What is arguably Southeast Asia’s most important exchange rate, Singapore dollar-Malaysian ringgit, leapt on Thursday to its highest level since November 2017, driven by FTSE Russell’s decision to reconsider Malaysia’s inclusion in an important bond index.
So far it’s been something of a tragic April for the Malaysian ringgit, which has lost value across the board, forcing SGD/MYR to its current rate of RM3.073. Owing to the fact that Singapore and Malaysia are each other’s second largest trading partner, SGD/MYR affects masses of regional trade.
The ringgit has been under significant pressure since March’s announcement by the Statistics Department of a second consecutive month of Malaysian deflation, and the latest strike against the currency comes this week in the form of Malaysia’s potential elimination from a globally important bond index over concerns relating to market accessibility.
FTSE Russell, provider of the FTSE World Government Bond Index (WGBI), has said it is considering downgrading Malaysia from a level 2 rating—the minimum required level for inclusion in WGBI—to a level 1.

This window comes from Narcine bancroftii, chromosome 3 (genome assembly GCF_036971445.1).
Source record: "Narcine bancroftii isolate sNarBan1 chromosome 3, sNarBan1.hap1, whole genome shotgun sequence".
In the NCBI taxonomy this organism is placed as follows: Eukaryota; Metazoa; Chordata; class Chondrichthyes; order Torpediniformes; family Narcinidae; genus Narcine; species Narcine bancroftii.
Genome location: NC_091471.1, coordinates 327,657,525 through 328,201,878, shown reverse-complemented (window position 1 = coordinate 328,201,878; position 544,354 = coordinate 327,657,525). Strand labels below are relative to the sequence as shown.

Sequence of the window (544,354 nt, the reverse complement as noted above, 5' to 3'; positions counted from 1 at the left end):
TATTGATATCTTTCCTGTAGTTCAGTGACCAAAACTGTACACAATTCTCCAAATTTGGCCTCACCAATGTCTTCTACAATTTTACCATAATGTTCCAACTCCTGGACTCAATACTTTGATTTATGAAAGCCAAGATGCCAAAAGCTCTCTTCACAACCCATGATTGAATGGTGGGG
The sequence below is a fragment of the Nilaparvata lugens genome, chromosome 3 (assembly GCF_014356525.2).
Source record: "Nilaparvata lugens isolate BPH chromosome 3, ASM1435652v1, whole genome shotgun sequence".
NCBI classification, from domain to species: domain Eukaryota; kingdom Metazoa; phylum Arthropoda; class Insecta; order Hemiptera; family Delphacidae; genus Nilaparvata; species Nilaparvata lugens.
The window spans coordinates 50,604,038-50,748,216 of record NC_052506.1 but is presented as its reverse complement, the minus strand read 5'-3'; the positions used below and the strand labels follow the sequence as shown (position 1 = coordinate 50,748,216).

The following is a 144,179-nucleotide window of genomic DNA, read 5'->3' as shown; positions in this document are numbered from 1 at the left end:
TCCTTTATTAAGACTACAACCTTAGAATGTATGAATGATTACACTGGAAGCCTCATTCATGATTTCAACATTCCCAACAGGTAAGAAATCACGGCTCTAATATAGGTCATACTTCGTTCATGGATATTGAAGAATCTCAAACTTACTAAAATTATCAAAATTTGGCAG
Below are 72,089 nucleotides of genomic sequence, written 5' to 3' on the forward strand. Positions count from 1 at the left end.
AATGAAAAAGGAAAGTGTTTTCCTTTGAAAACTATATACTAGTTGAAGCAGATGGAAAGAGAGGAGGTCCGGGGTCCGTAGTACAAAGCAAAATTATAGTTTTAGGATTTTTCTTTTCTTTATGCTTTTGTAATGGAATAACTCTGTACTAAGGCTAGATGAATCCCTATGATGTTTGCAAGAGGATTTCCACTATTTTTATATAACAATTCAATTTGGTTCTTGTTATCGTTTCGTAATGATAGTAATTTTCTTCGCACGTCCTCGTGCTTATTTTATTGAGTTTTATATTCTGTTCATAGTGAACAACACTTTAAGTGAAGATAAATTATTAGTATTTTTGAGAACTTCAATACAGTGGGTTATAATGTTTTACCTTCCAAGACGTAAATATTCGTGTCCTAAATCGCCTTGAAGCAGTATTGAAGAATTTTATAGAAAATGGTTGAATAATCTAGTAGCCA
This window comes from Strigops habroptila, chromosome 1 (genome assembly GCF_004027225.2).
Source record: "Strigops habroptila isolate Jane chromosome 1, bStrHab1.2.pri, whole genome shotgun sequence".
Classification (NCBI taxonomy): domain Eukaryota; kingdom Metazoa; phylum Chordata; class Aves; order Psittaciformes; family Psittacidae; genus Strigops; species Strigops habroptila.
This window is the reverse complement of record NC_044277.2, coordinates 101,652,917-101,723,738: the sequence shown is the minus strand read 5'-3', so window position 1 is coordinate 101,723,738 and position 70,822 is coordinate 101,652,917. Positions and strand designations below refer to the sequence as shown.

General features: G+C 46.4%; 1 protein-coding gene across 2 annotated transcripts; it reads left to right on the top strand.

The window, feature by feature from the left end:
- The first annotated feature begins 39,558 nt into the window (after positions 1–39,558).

Capital outflows following an elimination from the index—which one analyst said on Thursday is now “more likely than not”—could amount to US$8 billion (RM33.15 billion), Morgan Stanley has estimated.
Against the US dollar, the ringgit fell on Thursday to a 15-week low of RM4.145, and a day earlier it slipped to an 11-week low against the Australian dollar, which now buys RM2.981.
By contrast, the Singapore dollar has entered a period of unusual calm: at S$1.356 and S$0.97 respectively, USD/SGD and AUD/SGD have been trendless since mid-January.
The current economic situation makes it more likely that Malaysia’s central bank, Bank Negara, will cut interest rates in May, which could weaken the ringgit further. Though the Monetary Authority of Singapore expressed caution at its meeting last week, an unchanged policy remains most likely when it next meets in October.
Disclaimer: Please note any provider recommendations, currency forecasts or any opinions of our authors should not be taken as a reference to buy or sell any financial product.